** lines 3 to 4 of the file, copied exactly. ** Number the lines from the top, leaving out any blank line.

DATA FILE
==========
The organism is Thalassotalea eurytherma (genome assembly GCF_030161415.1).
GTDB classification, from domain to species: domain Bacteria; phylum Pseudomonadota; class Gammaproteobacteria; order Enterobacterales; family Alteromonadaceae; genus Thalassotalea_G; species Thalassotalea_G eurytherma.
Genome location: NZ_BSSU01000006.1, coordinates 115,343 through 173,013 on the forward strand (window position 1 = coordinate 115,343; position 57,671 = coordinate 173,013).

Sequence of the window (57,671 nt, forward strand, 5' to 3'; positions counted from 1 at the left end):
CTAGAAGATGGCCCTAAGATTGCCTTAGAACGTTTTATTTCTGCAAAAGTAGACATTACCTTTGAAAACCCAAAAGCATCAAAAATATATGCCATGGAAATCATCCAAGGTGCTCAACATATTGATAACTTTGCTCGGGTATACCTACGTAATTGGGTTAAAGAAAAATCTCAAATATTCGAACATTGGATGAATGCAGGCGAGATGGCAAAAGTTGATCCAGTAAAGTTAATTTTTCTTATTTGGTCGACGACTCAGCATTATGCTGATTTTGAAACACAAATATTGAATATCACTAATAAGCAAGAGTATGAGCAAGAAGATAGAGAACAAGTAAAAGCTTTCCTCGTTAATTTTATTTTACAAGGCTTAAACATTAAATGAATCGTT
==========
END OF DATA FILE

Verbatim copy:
Genome location: NZ_BSSU01000006.1, coordinates 115,343 through 173,013 on the forward strand (window position 1 = coordinate 115,343; position 57,671 = coordinate 173,013).

Sequence of the window (57,671 nt, forward strand, 5' to 3'; positions counted from 1 at the left end):